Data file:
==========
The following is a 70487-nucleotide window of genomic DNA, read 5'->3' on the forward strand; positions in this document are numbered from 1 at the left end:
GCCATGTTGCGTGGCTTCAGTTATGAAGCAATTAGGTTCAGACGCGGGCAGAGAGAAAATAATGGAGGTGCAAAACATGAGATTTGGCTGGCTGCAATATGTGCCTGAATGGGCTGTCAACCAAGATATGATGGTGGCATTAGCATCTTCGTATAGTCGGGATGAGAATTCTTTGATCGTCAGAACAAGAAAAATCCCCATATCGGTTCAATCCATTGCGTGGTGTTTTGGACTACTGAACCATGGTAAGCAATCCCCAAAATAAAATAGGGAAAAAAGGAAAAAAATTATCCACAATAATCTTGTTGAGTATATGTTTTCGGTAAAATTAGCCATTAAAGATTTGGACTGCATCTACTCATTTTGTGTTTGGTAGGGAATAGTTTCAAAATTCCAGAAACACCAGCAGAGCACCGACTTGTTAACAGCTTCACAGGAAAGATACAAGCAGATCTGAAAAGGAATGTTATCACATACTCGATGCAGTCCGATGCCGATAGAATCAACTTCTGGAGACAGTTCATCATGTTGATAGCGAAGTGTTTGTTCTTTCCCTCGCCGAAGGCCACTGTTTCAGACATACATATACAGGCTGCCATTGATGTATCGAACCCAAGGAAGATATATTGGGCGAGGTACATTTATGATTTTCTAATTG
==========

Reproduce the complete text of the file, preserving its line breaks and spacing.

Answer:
The following is a 70487-nucleotide window of genomic DNA, read 5'->3' on the forward strand; positions in this document are numbered from 1 at the left end:
GCCATGTTGCGTGGCTTCAGTTATGAAGCAATTAGGTTCAGACGCGGGCAGAGAGAAAATAATGGAGGTGCAAAACATGAGATTTGGCTGGCTGCAATATGTGCCTGAATGGGCTGTCAACCAAGATATGATGGTGGCATTAGCATCTTCGTATAGTCGGGATGAGAATTCTTTGATCGTCAGAACAAGAAAAATCCCCATATCGGTTCAATCCATTGCGTGGTGTTTTGGACTACTGAACCATGGTAAGCAATCCCCAAAATAAAATAGGGAAAAAAGGAAAAAAATTATCCACAATAATCTTGTTGAGTATATGTTTTCGGTAAAATTAGCCATTAAAGATTTGGACTGCATCTACTCATTTTGTGTTTGGTAGGGAATAGTTTCAAAATTCCAGAAACACCAGCAGAGCACCGACTTGTTAACAGCTTCACAGGAAAGATACAAGCAGATCTGAAAAGGAATGTTATCACATACTCGATGCAGTCCGATGCCGATAGAATCAACTTCTGGAGACAGTTCATCATGTTGATAGCGAAGTGTTTGTTCTTTCCCTCGCCGAAGGCCACTGTTTCAGACATACATATACAGGCTGCCATTGATGTATCGAACCCAAGGAAGATATATTGGGCGAGGTACATTTATGATTTTCTAATTG